2. Development and implementation of a non Gaussian model for the lateral dose prediction in a proton therapy treatment planning system

    NASA Astrophysics Data System (ADS)

    Bellinzona, V. E.

    2017-05-01

    Challenging issues in treatment planning system for hadrontherapy are the accurate and fast calculation of dose distribution, the reduction in memory space required to store the dose kernel of individual pencil beams and the shortening of computation time for dose optimization and calculation. In this framework, the prediction of lateral dose distributions is a topic of great interest because currently the double gaussian parametrization is typically used as approximation although other parameterizations are also available. The best accuracy for this kind of calculations can be obtained by Monte Carlo methods, at the expense of a long computing time. This work aims to present a flexible computational model for the calculation of the lateral profile of a pencil proton beam and the results of its implementation in a treatment planning system. The model calculation are compared with the currently used double gaussian approximation and the Monte Carlo calculations, and the tests are performed in water and in presence of inhomogeneities.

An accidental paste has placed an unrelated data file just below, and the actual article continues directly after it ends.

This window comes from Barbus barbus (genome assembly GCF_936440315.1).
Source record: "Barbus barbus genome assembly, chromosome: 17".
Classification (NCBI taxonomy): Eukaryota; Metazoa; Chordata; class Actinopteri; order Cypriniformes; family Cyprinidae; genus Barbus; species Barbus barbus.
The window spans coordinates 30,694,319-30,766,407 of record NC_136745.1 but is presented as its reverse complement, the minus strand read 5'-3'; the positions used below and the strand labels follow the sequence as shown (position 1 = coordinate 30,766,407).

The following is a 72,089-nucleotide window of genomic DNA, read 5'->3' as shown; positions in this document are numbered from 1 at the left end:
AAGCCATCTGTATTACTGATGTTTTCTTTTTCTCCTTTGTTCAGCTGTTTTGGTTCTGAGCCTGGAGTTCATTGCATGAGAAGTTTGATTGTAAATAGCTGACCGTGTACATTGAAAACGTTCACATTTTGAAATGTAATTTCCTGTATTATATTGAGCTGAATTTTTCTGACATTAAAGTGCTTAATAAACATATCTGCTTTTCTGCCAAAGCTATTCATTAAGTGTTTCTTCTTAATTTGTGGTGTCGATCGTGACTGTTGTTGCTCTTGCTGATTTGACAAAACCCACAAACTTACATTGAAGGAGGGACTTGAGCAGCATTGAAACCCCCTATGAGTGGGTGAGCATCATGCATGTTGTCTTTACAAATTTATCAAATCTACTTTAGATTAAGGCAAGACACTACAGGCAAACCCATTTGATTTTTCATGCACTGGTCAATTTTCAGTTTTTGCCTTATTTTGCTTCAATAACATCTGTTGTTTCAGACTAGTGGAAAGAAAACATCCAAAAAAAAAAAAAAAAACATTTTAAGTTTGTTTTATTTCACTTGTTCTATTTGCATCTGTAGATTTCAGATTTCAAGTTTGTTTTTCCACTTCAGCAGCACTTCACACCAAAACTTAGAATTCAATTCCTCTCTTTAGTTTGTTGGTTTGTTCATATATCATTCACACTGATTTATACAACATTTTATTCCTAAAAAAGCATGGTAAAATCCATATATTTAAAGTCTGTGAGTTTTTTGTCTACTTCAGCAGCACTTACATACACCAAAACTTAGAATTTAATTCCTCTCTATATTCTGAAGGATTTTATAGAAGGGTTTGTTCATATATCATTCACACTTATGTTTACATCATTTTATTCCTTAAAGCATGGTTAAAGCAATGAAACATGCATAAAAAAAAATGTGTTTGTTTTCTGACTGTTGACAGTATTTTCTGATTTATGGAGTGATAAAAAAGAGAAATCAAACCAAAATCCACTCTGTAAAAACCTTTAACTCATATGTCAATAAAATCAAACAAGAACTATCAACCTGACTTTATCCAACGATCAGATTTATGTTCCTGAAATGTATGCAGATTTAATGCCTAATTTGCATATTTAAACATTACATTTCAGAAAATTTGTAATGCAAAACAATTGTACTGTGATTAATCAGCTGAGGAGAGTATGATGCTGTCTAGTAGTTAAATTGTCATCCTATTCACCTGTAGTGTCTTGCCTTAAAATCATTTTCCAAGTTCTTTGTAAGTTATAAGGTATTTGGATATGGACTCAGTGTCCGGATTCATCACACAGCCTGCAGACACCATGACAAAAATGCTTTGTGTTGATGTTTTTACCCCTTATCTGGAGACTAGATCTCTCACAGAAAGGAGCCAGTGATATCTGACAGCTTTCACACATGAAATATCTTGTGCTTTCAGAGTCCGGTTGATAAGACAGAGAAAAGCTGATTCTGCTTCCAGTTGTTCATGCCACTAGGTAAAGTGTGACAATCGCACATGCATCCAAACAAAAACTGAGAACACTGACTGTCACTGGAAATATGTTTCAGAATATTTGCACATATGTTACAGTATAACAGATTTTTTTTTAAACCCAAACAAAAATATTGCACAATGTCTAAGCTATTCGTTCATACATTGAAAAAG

3. Development of Dose-Response Models to Predict the Relationship for Human Toxoplasma gondii Infection Associated with Meat Consumption.

    PubMed

    Guo, Miao; Mishra, Abhinav; Buchanan, Robert L; Dubey, Jitender P; Hill, Dolores E; Gamble, H Ray; Jones, Jeffrey L; Du, Xianzhi; Pradhan, Abani K

    2016-05-01